San Francisco, CA (PRWEB) September 25, 2012
He was called Il Buono Papa, “the Good Pope.” He was both a superstar—ranked among the likes of Elizabeth Taylor, Richard Burton, and John F. Kennedy—and a revolutionary, convening the Second Vatican Council in 1962. In 2000, he was named “blessed” by Pope John Paul II, the penultimate step toward sainthood. But for a man that grew up alongside the farmer-peasants of Northern Italy—far outside of the inner circles of Roman power—he was not only a long-shot for the papacy, but an unlikely candidate as one of the most influential forces on the contemporary Catholic Church.
In The Good Pope (September 25, 2012; Hardcover), author Greg Tobin profiles the extraordinary life of Pope John XXIII, a peasant-priest who became a beloved Pope, and a “gentle revolutionary” who opened the doors of the Catholic Church to meaningful and necessary change. Following his footprints throughout the twentieth century, from his upbringing and early church career to his surprise election as pope and stunning decision to convene the Second Ecumenical Council of the Vatican, Tobin examines how Pope John’s legacy of tolerance and openness continues to influence generations after generations of Catholics.
From 1958-1963, a time of great political upheaval and sweeping social change, Pope John helped guide the Church through Communism, the Cold War, the arms race, and a population explosion throughout the Third World. And in convening the historic Second Vatican Council, he shattered expectations of an uneventful pontificate and advocated for great reform, leading to many changes in the liturgy and the role of the church within the secular world.
In The Good Pope, Greg Tobin presents the authoritative biography of Pope John XXIII, a unique character of humility, humor, and sanctity who offered his life “for a good outcome of the ecumenical council and for peace among men.” Offering, in addition, an in-depth examination of the groundbreaking Vatican II, Tobin reveals how the rejection of the Good Pope’s reforms has led to the many of the crises facing the church today.
About the Author
Greg Tobin is vice president for university advancement at Seton Hall, in charge of the fundraising, communications, marketing, government relations and alumni relations offices. He is the author of The Wisdom of St. Patrick, Saints and Sinners, Holy Father (a biography of Pope Benedict XVI), and co-general editor of Religion in America. He has been featured widely in national and international media, including The New York Times, CBS, MSNBC, Fox News, and countless radio stations. He lives in West Orange, New Jersey with his wife and sons.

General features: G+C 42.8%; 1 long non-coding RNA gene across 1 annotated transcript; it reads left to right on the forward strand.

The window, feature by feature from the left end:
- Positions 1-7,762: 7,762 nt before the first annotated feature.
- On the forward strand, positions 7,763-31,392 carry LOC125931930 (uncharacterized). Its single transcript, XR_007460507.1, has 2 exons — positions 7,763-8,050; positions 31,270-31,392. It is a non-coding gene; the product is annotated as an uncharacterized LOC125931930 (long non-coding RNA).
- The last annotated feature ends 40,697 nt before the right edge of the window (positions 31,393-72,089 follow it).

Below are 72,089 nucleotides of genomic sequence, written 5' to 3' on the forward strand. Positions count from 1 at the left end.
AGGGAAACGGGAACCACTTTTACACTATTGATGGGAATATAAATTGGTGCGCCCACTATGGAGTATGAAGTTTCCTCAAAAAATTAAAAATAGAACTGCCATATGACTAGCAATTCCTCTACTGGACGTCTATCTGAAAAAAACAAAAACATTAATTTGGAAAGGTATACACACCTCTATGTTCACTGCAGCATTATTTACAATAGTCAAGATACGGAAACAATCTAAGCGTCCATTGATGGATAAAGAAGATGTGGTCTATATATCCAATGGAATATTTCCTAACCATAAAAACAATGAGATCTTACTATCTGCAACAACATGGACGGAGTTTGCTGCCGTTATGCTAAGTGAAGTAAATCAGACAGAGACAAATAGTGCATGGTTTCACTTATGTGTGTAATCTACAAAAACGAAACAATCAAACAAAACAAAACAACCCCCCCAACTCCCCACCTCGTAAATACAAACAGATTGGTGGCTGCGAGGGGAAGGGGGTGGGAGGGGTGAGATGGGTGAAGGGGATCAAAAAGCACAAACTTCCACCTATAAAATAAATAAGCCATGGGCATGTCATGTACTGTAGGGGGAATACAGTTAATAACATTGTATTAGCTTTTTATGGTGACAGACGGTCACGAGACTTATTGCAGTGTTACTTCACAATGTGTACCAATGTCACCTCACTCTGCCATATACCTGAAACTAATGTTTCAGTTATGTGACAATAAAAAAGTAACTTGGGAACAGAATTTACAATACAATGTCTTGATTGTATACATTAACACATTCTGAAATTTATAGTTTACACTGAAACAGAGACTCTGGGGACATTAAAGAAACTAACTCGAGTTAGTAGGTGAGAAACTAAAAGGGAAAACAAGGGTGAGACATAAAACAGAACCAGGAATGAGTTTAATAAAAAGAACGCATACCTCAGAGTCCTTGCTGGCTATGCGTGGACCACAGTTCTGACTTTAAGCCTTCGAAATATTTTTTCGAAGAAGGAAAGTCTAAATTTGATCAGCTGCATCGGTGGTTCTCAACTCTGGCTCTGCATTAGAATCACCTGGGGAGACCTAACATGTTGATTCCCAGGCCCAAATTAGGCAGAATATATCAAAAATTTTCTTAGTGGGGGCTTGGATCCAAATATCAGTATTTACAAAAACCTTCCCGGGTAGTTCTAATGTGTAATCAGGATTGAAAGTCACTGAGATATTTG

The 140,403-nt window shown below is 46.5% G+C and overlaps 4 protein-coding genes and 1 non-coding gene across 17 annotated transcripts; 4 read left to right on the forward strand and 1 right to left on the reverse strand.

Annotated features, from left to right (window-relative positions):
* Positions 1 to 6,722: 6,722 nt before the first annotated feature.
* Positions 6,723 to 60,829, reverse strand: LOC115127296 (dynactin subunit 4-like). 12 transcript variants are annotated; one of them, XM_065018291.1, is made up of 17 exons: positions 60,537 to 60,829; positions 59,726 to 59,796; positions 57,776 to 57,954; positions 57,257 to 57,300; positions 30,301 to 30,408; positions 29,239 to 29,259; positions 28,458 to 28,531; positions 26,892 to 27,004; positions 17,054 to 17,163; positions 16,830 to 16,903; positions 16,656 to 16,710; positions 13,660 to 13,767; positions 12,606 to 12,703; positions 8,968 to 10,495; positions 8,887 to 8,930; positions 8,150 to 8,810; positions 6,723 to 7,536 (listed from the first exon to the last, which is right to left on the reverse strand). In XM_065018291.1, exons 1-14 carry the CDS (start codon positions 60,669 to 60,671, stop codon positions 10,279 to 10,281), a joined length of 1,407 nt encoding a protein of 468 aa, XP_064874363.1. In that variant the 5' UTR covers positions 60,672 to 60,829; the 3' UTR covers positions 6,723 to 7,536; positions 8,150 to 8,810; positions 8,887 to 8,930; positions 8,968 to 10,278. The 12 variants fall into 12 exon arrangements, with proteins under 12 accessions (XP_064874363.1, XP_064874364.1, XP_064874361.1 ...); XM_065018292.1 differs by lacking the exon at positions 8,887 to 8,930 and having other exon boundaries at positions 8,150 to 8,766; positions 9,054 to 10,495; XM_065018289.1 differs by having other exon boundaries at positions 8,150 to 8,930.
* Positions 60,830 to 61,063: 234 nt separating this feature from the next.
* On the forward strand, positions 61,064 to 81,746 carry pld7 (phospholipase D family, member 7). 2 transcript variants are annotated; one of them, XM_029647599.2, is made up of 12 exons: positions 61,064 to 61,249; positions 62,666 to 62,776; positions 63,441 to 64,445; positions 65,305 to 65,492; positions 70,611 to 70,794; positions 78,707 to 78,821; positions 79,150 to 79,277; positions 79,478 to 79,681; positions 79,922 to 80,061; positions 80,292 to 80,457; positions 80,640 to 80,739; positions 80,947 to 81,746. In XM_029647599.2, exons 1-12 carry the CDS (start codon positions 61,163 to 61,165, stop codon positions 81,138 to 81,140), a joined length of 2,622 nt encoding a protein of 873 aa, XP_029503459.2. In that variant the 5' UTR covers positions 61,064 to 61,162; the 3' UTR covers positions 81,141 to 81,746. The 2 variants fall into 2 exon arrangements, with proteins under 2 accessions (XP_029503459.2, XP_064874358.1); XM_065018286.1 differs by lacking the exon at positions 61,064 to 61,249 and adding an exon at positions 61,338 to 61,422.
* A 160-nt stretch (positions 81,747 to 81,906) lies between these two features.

About Pope John XXIII
“In spite of his farm-bred love of land and custom, John XXIII was, in the best possible sense, a revolutionary—a Pope of modernization who kept in continuity with the church's past, yet made even the most enlightened of his 20th century predecessors seem like voices of another age.”—TIME Magazine
“[Pope John XXIII] impressed the world with the friendliness of his manner which radiated the remarkable goodness of his soul. . . . Everyone remembers the image of Pope John's smiling face and two outstretched arms embracing the whole world.”
—Pope John Paul II, upon the beatification of Pope John XXIII
"The most amazing new force in world affairs is that simple, friendly, unpretentious man, the Pope of Rome, age 81. In 1958 John XXIII set in train a series of events which have since moved that huge old galleon, the Roman Catholic Church, back into the mainstream of world history and have profoundly altered the silhouette it presents to
THE GOOD POPE
The Making of a Saint and the Remaking of the Church—The Story of John XXIII and Vatican II
By Greg Tobin
HarperOne, an Imprint of HarperCollinsPublishers
October 2012 | $26.99 | Hardcover| ISBN: 9780062089434
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